But pay careful attention to what lowering the evidentiary standard actually did and did not accomplish. It allowed testimony and documents that may otherwise have been excluded, but it did *not* require the Special Masters to give any particular credence to that testimony or those documents.

    This may have resulted in respondents having to rebut or cross-examine where they otherwise might have been able to exclude if the peer review requirement had been in place. However, the rebuttal and cross-examination can also be seen as giving respondents an additional opportunity to show the weaknesses in petitioners’ cases.

    Alligator: While most Daubert indicia of reliability/admissibility of scientific evidence apply in vaccine injury cases, the peer review requirement in particular does not. See the discussion of the Capizzano ruling in the first full paragraph on page 23 of the special master’s decision in the Hazlehurst case (decision at ftp://autism.uscfc.uscourts.gov/autism/vaccine/Campbell-Smith%20Hazlehurst%20Decision.pdf).

  85. #85 Joseph
    February 23, 2009

    My son got injected with mercury — plain and simple

    It’s not plain and simple, and I think this is the part that Kelli Ann and most anti-vaxers don’t get.

    If any amount of mercury were toxic, then tuna sandwiches should be banned. Living on planet Earth should be banned, for that matter.

  86. #86 Mu
    February 23, 2009

    At .3 ppm mercury, your 6 oz can of tuna has about 50 micrograms of mercury. Unless they had some real (big, grown and with time to accumulate yellowfin or similar) tuna in it, than the sky is the limit.
    For comparison, the flue shots that still contain Thimerosal have about 12.5 micrograms of mercury per dose, or the same as a quarter can.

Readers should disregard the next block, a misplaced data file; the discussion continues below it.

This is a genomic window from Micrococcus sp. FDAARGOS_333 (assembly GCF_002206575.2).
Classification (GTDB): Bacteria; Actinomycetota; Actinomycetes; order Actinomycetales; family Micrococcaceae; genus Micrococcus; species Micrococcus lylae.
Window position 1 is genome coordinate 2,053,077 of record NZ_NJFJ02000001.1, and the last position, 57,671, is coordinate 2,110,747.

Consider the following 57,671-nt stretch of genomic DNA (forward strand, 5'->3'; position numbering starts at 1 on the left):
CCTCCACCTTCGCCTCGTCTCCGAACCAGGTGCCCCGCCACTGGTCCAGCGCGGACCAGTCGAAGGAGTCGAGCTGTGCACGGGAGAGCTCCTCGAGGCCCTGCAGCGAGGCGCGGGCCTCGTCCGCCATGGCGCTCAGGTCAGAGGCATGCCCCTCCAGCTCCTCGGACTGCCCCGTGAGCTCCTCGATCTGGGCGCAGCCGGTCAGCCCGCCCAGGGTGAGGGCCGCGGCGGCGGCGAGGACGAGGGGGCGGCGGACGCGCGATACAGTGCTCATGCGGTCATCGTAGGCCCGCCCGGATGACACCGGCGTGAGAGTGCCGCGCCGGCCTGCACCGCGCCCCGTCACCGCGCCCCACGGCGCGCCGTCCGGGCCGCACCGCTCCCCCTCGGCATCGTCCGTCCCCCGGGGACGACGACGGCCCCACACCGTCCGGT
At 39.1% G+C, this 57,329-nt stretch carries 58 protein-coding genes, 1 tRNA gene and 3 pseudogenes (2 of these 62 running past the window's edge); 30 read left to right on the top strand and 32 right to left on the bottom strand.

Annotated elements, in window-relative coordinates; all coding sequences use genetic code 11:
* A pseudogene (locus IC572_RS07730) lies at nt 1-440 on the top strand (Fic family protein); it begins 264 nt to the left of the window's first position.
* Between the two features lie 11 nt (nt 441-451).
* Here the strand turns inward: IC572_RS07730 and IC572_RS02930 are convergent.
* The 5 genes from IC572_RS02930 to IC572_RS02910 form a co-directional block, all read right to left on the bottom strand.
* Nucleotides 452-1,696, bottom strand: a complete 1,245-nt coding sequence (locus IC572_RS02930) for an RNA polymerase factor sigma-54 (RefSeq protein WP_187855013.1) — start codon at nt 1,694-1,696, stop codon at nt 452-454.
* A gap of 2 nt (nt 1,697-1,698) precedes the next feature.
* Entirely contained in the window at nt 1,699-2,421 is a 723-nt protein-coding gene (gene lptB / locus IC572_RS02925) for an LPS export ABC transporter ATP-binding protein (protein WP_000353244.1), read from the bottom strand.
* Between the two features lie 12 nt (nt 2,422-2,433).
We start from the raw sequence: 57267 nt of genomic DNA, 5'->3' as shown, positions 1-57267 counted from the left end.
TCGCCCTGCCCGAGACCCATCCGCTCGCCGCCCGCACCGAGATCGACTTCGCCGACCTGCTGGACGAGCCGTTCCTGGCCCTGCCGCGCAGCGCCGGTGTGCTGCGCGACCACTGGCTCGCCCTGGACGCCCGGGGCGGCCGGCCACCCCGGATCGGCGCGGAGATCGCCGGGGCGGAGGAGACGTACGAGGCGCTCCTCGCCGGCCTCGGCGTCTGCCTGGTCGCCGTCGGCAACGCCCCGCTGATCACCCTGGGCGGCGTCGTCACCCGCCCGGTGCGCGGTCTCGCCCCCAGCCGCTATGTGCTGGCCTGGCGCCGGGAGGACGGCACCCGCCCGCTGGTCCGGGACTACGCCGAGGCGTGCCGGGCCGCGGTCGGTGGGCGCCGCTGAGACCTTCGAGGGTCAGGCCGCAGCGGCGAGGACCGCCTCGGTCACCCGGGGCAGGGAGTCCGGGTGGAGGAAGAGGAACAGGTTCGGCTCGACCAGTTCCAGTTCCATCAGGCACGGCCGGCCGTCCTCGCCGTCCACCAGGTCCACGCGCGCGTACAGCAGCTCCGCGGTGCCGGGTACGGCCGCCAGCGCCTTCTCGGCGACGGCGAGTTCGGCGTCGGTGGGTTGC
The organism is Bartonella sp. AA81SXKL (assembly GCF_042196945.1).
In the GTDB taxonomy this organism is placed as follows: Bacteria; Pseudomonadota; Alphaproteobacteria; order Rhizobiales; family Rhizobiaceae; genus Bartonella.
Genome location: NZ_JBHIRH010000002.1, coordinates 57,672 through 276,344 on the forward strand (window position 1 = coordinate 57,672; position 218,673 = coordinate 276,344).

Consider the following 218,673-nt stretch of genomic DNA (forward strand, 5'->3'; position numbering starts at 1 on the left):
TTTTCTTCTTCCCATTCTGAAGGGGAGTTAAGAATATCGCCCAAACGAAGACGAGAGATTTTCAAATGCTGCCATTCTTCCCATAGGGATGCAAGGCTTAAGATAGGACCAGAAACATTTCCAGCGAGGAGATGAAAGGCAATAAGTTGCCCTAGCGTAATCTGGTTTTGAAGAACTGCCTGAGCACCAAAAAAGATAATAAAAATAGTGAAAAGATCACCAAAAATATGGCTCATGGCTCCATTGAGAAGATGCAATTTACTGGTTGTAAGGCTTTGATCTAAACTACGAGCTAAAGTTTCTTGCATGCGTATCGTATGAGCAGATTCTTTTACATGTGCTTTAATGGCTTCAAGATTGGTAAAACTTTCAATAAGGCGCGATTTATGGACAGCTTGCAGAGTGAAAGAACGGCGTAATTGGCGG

87. #87 dean
    February 23, 2009

    “Kelli Ann! Glad to see you’re reading my blog! You might actually learn something.”

    No she won’t – why admit she’s wrong and give up a cushy position?

    As she said, nothing you say will make her quit lying.

  88. #88 Alligator
    February 23, 2009

    Jud:

    While most Daubert indicia of reliability/admissibility of scientific evidence apply in vaccine injury cases, the peer review requirement in particular does not. See the discussion of the Capizzano ruling in the first full paragraph on page 23 of the special master’s decision in the Hazlehurst case

    I thought I made addressed this in my earlier comment, but your reply and another look at that comment shows that I didn’t “connect the dots,” if you will. What I was trying to say was that Daubert does not have a peer review requirement even outside of vaccine court. All of the Daubert factors are not intended to be exhaustive or to create a multi-part test where each factor must be satisfied. As page 23 of the Hazlehurst decision notes, “Factors relevant to evaluating an expert’s theory may include, but are not limited to…” (emphasis mine). As I understand it, you’re arguing that Daubert requires peer-reviewed evidence outside of vaccine court. The Supreme Court explained in Daubert that peer review, like the other factors, was not a mandatory.

    The discussion of Capizzano seems to say only that claimants are not required to submit any particular type of evidence to prove their theories. If, however, they submit scientific evidence, then the special master must evaluate the reliability of the evidence, and Daubert is an appropriate framework for that evaluation. Because the Daubert factors do not comprise a four-part test, I see Capizzano as addressing a recurring issue in vaccine-injury claims, specifically assertions that a claimant must introduce epidemiologic studies or other types of evidence. How do you see that paragraph as (to paraphrase what I see as your argument) acknowledging that peer review is mandatory in cases that aren’t vaccine-injury claims?

    Daubert, in its gatekeeping role, is a very low bar. Forensic “science” passes Daubert, even though it’s not falsifiable and is peer-reviewed like creation science is peer-reviewed. It seems that you’re taking issue with the standard of causation for off-table injuries, which isn’t as stringent as the tort standard for causation.

  89. #89 kemibe
    April 23, 2009

    “Props to the doctor for refraining from using all caps as well”

    And an alternating marquee with flashing text.

  90. #90 Houston Lawyer
    March 18, 2011

    Experts and doctors alike stated over and over again that we need not continue studying this issue because there was just no proof.

    Let me state very simply, vaccines can cause autism.

    No real scientist would encourage us to stop studying this possibility.

The site is currently under maintenance and will be back shortly. New comments have been disabled during this time, please check back soon.